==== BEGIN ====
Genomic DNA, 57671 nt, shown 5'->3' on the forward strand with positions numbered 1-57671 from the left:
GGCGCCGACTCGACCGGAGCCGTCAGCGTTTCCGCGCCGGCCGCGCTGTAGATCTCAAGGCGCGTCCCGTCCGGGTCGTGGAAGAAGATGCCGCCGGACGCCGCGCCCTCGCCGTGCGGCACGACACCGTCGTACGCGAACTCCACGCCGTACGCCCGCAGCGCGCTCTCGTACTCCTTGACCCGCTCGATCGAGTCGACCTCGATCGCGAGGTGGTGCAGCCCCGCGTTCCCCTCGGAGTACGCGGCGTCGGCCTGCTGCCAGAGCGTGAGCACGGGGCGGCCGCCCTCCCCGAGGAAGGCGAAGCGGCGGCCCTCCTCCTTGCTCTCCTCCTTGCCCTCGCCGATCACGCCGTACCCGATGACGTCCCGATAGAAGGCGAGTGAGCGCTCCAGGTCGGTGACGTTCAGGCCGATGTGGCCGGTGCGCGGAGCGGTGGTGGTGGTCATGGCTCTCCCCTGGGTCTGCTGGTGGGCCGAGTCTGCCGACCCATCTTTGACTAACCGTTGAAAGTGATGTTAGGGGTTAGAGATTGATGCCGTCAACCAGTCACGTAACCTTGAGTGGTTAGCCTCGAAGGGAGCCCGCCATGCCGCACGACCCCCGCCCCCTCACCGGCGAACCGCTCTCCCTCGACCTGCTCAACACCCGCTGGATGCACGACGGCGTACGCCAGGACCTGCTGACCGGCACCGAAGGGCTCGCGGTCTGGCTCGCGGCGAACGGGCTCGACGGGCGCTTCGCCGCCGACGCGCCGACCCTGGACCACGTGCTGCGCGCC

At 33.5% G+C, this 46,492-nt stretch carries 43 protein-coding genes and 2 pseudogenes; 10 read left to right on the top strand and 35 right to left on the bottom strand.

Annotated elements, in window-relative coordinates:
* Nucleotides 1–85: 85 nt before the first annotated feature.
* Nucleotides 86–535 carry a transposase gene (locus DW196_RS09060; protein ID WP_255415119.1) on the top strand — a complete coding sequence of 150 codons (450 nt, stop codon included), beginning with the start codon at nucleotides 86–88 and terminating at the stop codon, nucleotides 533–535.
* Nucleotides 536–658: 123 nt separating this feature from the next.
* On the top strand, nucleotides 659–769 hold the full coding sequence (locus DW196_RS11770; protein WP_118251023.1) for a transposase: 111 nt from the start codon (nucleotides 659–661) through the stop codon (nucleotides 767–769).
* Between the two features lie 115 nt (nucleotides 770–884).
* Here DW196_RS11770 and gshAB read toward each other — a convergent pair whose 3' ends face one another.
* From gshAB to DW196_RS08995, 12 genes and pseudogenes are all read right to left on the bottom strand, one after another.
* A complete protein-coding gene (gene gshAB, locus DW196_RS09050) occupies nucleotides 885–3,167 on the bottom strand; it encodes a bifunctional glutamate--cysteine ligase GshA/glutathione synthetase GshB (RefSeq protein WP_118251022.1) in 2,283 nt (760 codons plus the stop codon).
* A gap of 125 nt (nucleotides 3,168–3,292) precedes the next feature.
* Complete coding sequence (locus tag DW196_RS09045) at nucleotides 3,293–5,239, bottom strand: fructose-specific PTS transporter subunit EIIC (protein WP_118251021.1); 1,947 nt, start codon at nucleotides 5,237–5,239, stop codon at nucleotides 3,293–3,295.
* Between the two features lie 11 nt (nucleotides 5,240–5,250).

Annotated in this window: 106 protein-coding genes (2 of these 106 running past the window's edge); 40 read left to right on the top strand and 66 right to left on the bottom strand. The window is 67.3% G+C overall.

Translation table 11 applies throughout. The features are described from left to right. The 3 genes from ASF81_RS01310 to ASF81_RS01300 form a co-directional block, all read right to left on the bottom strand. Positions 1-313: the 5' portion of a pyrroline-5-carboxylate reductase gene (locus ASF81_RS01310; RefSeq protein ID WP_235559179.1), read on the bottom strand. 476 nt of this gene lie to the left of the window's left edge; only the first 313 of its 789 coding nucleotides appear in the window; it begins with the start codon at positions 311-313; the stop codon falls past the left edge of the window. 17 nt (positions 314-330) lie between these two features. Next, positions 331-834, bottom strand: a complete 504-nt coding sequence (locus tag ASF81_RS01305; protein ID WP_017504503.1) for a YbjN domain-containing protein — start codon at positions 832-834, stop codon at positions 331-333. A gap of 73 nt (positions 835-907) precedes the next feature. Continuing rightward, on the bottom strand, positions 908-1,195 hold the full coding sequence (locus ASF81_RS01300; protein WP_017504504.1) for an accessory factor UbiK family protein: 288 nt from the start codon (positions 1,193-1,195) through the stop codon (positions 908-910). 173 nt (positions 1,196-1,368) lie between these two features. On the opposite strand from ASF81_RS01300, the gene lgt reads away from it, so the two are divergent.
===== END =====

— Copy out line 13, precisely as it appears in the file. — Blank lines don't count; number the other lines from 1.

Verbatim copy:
* A gap of 125 nt (nucleotides 3,168–3,292) precedes the next feature.